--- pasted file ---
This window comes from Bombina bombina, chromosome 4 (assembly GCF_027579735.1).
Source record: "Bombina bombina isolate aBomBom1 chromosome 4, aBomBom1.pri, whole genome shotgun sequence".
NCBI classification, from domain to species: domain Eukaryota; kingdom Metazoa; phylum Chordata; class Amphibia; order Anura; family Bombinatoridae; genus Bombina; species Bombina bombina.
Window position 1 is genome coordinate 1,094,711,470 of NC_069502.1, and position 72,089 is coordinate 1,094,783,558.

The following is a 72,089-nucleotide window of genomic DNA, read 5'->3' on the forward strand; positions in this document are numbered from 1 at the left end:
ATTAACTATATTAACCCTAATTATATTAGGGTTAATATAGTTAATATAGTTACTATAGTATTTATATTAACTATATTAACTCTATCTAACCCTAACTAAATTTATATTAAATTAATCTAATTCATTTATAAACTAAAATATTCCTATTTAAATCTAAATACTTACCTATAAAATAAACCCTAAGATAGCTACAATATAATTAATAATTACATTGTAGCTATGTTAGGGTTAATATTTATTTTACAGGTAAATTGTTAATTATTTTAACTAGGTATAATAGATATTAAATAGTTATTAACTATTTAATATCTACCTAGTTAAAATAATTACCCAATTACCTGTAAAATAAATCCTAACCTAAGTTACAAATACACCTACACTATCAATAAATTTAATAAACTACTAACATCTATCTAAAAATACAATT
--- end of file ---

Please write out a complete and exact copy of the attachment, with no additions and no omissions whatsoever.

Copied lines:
This window comes from Bombina bombina, chromosome 4 (assembly GCF_027579735.1).
Source record: "Bombina bombina isolate aBomBom1 chromosome 4, aBomBom1.pri, whole genome shotgun sequence".
NCBI classification, from domain to species: domain Eukaryota; kingdom Metazoa; phylum Chordata; class Amphibia; order Anura; family Bombinatoridae; genus Bombina; species Bombina bombina.
Window position 1 is genome coordinate 1,094,711,470 of NC_069502.1, and position 72,089 is coordinate 1,094,783,558.

The following is a 72,089-nucleotide window of genomic DNA, read 5'->3' on the forward strand; positions in this document are numbered from 1 at the left end:
ATTAACTATATTAACCCTAATTATATTAGGGTTAATATAGTTAATATAGTTACTATAGTATTTATATTAACTATATTAACTCTATCTAACCCTAACTAAATTTATATTAAATTAATCTAATTCATTTATAAACTAAAATATTCCTATTTAAATCTAAATACTTACCTATAAAATAAACCCTAAGATAGCTACAATATAATTAATAATTACATTGTAGCTATGTTAGGGTTAATATTTATTTTACAGGTAAATTGTTAATTATTTTAACTAGGTATAATAGATATTAAATAGTTATTAACTATTTAATATCTACCTAGTTAAAATAATTACCCAATTACCTGTAAAATAAATCCTAACCTAAGTTACAAATACACCTACACTATCAATAAATTTAATAAACTACTAACATCTATCTAAAAATACAATT